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Weed Wisdom Nov. 2019

News article


No Standing in the Shadow

Word Alert allelopathy

By: Charles Geddes

Competition between crops and weeds begins sooner than most of us think!  

Ragweed

Growers are all too familiar with the impact of weeds on their farm. Crop and weeds compete for essential resources, like water, nutrients or sunlight; which can have a direct effect on crop yields. We call this resource direct competition and it is the most well-known mechanism of yield loss. 

However, less-well understood are the impacts of resource indirect competition. With the large impact weeds can have on net farm income through crop yield reduction, research into this is valid and warranted.
Resource indirect plant competition results when a neighboring weed impacts the crop without depleting essential resources. Research in this field is growing and scientists are beginning to understand some of the mechanisms of indirect weed competition. There are a few mechanisms of indirect competition that can result in crop yield loss. One mechanism is allelopathy, which I will address in a subsequent article.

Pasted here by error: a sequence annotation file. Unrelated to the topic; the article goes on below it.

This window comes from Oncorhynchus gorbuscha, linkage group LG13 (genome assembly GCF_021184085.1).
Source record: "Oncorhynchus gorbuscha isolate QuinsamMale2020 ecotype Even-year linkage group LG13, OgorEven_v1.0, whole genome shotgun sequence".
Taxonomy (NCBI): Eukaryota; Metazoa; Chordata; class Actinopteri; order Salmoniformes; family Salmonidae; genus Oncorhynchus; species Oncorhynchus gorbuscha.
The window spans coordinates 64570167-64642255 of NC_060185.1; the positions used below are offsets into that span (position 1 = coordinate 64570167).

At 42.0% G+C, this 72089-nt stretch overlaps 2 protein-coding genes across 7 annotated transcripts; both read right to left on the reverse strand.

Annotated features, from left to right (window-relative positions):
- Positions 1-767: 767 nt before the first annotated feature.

Kochia growing in lentils

Another mechanism results from a plant’s ability to sense its immediate environment. On-going research suggests that plants can sense the quality of light reflected off of neighboring plants, the soil surface or even surface residue. Incoming light reflects off neighboring plants including weeds. By sensing the change in light quality a crop plant can know whether it might have to compete with a neighboring weed in the near future.

Jimson weed

A crop plant can sense weeds even when they are too small to have a significant impact on resources available to the crop. When a plant senses its neighbor, it can have a shade avoidance response. Shade avoidance results in an alteration of crop morphology, usually observed as an increase in plant height (among other changes) in anticipation of competition with a neighboring weed. This alteration of crop morphology can use energy that would commonly go towards producing seed, resulting in a yield reduction.

Yield loss can result from direct or indirect plant competition, however the contribution of each mechanism in the field is still under investigation.


Created November 21, 2019 | Category: Pest Management

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